The Prototype Model
The first load-spreading frame, (chassis) was made using a special jig, essential for achieving symmetry and accuracy when one-off chassis making with a tape measure. The wheel base, like the Avion, was 2500mm and the front track, 6 inches wider than before at 1670mm. The front suspension was designed with a geometry which would eliminate bump steer and reduce torque steer to a minimum using unequal length wish-bones, coil over dampers and a substantial anti-roll bar. At the rear, a single sided swing-arm with a Golf GTi spindle, disc and calliper and coil over damper. The parts were fabricated along with the engine and gearbox were attached to the chassis.
Now was a good time to make a prototype exhaust system as the whole assembly could be worked on creating a great condition for designing and making it elegant and logical with neat strong fixings.
Following the exhaust a trial gear linkage, a front bulkhead and pedal box were made. The bespoke pedal box was more space efficient and gave us some choice of leverage, very good, as we did not intend to use a servo or tandem master cylinder.
Eventually we could stand the rolling chassis on the floor complete with working front suspension, steering, engine, gear box, front bulkhead, wheels and tyres and begin the long job of modelling the body as one piece without panel splits.
Over the following twelve months the body shape evolved using function as the primary guidance for overall shape. We designed and made a model of the inlet manifold with carburettor, also the oil filler, crank case, breather and alternator mounting assemblies. The hard points of which were necessary for modelling the engine top cover.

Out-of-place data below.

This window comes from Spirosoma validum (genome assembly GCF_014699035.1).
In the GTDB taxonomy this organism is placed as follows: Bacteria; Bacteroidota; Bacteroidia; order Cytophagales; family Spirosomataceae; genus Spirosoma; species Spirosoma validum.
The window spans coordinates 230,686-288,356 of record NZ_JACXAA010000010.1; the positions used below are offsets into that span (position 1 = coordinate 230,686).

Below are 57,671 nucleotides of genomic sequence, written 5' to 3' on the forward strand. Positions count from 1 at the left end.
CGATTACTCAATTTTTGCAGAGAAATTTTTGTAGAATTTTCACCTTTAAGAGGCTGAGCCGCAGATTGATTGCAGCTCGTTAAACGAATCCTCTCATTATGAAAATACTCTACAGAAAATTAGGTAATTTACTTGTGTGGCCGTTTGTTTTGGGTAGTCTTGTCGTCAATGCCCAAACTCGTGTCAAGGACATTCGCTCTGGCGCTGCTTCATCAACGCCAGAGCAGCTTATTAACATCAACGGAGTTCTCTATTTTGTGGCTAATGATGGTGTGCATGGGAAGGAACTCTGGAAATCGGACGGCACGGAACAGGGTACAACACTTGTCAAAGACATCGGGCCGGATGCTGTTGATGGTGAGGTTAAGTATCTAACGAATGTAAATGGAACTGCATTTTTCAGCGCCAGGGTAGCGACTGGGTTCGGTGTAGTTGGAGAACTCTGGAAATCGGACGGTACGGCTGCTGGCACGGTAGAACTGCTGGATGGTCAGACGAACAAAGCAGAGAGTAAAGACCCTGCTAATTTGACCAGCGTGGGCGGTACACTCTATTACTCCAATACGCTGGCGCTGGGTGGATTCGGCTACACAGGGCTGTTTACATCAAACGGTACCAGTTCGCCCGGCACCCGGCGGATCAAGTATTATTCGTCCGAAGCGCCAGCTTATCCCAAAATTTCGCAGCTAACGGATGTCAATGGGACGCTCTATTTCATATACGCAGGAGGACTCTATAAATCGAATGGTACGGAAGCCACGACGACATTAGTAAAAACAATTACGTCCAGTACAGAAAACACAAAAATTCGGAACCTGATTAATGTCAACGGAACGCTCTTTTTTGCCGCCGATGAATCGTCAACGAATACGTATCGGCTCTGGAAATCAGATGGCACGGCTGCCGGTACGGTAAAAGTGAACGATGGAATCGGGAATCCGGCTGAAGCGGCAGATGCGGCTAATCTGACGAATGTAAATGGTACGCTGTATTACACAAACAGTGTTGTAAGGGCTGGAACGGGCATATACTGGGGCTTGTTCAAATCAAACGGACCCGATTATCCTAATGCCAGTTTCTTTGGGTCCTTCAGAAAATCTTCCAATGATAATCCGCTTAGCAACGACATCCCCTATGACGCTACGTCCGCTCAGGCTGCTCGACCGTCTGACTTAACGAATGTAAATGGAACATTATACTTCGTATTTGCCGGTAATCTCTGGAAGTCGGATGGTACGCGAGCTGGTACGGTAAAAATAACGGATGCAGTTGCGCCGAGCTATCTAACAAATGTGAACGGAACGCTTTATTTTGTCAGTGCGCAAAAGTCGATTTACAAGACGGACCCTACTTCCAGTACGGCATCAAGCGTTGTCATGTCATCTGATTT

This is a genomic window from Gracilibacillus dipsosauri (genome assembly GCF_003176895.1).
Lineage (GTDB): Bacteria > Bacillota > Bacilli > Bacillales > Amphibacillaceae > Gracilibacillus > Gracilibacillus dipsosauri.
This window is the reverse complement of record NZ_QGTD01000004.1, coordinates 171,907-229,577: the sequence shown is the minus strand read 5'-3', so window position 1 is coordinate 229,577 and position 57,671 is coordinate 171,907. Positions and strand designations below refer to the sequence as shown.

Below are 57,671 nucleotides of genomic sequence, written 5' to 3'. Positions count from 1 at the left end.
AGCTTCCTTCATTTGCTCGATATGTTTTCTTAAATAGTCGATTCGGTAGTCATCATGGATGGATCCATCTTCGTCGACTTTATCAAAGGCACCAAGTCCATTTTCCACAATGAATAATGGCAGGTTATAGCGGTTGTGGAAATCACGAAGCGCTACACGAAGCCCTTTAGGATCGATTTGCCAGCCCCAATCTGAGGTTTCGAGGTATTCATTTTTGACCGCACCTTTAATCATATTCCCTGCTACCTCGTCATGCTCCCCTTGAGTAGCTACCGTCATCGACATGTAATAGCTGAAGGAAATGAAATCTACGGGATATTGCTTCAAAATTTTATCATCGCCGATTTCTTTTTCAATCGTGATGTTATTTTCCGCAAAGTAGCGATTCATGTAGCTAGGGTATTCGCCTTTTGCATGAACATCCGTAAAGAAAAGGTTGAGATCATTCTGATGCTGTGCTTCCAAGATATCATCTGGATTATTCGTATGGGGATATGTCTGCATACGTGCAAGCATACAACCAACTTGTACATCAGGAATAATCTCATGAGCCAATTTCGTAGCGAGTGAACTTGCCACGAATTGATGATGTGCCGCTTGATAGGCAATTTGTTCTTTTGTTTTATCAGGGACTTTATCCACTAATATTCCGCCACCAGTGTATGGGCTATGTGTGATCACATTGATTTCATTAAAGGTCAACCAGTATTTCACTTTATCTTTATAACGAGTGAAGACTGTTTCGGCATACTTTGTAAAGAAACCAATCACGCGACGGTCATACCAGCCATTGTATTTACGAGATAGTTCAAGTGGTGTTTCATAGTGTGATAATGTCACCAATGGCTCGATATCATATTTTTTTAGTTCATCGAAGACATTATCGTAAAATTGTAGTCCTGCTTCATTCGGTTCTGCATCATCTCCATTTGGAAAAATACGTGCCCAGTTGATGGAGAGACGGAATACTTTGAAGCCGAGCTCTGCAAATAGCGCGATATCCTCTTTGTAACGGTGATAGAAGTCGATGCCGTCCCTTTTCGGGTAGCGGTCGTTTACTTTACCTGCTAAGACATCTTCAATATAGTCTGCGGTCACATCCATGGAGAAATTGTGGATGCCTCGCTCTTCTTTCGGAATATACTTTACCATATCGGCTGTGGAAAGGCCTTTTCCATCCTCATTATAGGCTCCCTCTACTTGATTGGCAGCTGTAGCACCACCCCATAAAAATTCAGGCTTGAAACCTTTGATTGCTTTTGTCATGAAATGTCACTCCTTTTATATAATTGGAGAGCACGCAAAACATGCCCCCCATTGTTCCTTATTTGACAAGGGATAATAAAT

Over time panel joints and much of the detail had been finalised and the one piece model was split to make individual patterns. Moulds were made from the body panels.
Work on brackets, mountings and fixings took a further twelve months including other components such as a fuel tank and many versions of the rear swing arm and lower front wishbones. About eighty drawings for laser-cut parts were produced, many of which were altered frequently. Alongside this process some complete and partial production jigs were made, to be finished later as and when the whole design came clear.
Early in autumn 2004 enough prototype components had been made to trial assemble the first Zero. It was exciting to start the engine for the first time and hear the sweet exhaust note; the exhaust system had been made two years earlier.
The car went together easily and the first very short drive sitting in a temporary seat felt good. The clutch worked, the gears worked, four forward and one back - amazing, we thought no one had ever before used a VW boxer engine to drive the front wheels. Over the next few weeks all functions were made to work before the car was taken apart, painted and reassembled, made to look finished and at the last minute we took it to Exeter Kit Car Show in November 2004.
After the show it was time to get back to the development work. We needed to put some miles on the car at the airfield to sort out carburettor jets and venturi sizes, find the best spring rates, lengths, and ride heights and make new front brakes. The Golf items were poor and heavy. The front brake problem was solved by using a larger diameter motorcycle disc with a dramatic increase in calliper piston area. New wider seats and seatbelt mountings were made, the gear linkage was refined and a prototype wind deflector was tested, just a few of many jobs undertaken in the fourteen weeks before the Zero's SVA test on 17/3/05..... it passed.